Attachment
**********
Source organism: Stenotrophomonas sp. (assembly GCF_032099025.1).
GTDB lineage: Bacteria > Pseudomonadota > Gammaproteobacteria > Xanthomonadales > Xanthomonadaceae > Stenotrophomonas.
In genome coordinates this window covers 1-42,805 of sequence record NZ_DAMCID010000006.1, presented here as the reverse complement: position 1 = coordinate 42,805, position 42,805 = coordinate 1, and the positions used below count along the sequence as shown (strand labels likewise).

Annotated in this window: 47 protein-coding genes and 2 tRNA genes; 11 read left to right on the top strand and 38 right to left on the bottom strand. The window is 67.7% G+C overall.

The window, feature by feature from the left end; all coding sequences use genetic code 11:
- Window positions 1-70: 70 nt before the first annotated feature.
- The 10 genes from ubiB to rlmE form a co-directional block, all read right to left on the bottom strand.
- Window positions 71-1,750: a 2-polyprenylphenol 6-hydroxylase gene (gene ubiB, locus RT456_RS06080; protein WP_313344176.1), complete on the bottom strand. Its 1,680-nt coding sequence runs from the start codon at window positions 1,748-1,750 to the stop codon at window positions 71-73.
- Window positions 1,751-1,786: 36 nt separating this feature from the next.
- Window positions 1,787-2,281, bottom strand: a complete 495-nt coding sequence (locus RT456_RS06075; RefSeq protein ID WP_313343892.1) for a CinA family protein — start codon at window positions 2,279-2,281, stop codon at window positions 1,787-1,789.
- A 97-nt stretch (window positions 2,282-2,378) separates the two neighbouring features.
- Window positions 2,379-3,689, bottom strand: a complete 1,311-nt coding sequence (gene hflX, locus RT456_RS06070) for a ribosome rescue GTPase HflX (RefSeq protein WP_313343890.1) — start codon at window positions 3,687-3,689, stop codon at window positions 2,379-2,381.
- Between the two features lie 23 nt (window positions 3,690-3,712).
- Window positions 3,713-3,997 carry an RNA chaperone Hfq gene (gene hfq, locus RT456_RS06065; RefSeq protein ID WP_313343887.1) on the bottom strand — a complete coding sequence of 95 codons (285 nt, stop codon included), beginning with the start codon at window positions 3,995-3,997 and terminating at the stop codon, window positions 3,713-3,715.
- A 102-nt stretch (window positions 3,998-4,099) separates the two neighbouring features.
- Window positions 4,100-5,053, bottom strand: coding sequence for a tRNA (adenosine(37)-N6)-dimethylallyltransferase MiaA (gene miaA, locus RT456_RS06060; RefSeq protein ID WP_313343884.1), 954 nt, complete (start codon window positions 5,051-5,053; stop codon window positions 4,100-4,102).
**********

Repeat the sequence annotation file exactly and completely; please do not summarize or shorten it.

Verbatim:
Source organism: Stenotrophomonas sp. (assembly GCF_032099025.1).
GTDB lineage: Bacteria > Pseudomonadota > Gammaproteobacteria > Xanthomonadales > Xanthomonadaceae > Stenotrophomonas.
In genome coordinates this window covers 1-42,805 of sequence record NZ_DAMCID010000006.1, presented here as the reverse complement: position 1 = coordinate 42,805, position 42,805 = coordinate 1, and the positions used below count along the sequence as shown (strand labels likewise).

Annotated in this window: 47 protein-coding genes and 2 tRNA genes; 11 read left to right on the top strand and 38 right to left on the bottom strand. The window is 67.7% G+C overall.

The window, feature by feature from the left end; all coding sequences use genetic code 11:
- Window positions 1-70: 70 nt before the first annotated feature.
- The 10 genes from ubiB to rlmE form a co-directional block, all read right to left on the bottom strand.
- Window positions 71-1,750: a 2-polyprenylphenol 6-hydroxylase gene (gene ubiB, locus RT456_RS06080; protein WP_313344176.1), complete on the bottom strand. Its 1,680-nt coding sequence runs from the start codon at window positions 1,748-1,750 to the stop codon at window positions 71-73.
- Window positions 1,751-1,786: 36 nt separating this feature from the next.
- Window positions 1,787-2,281, bottom strand: a complete 495-nt coding sequence (locus RT456_RS06075; RefSeq protein ID WP_313343892.1) for a CinA family protein — start codon at window positions 2,279-2,281, stop codon at window positions 1,787-1,789.
- A 97-nt stretch (window positions 2,282-2,378) separates the two neighbouring features.
- Window positions 2,379-3,689, bottom strand: a complete 1,311-nt coding sequence (gene hflX, locus RT456_RS06070) for a ribosome rescue GTPase HflX (RefSeq protein WP_313343890.1) — start codon at window positions 3,687-3,689, stop codon at window positions 2,379-2,381.
- Between the two features lie 23 nt (window positions 3,690-3,712).
- Window positions 3,713-3,997 carry an RNA chaperone Hfq gene (gene hfq, locus RT456_RS06065; RefSeq protein ID WP_313343887.1) on the bottom strand — a complete coding sequence of 95 codons (285 nt, stop codon included), beginning with the start codon at window positions 3,995-3,997 and terminating at the stop codon, window positions 3,713-3,715.
- A 102-nt stretch (window positions 3,998-4,099) separates the two neighbouring features.
- Window positions 4,100-5,053, bottom strand: coding sequence for a tRNA (adenosine(37)-N6)-dimethylallyltransferase MiaA (gene miaA, locus RT456_RS06060; RefSeq protein ID WP_313343884.1), 954 nt, complete (start codon window positions 5,051-5,053; stop codon window positions 4,100-4,102).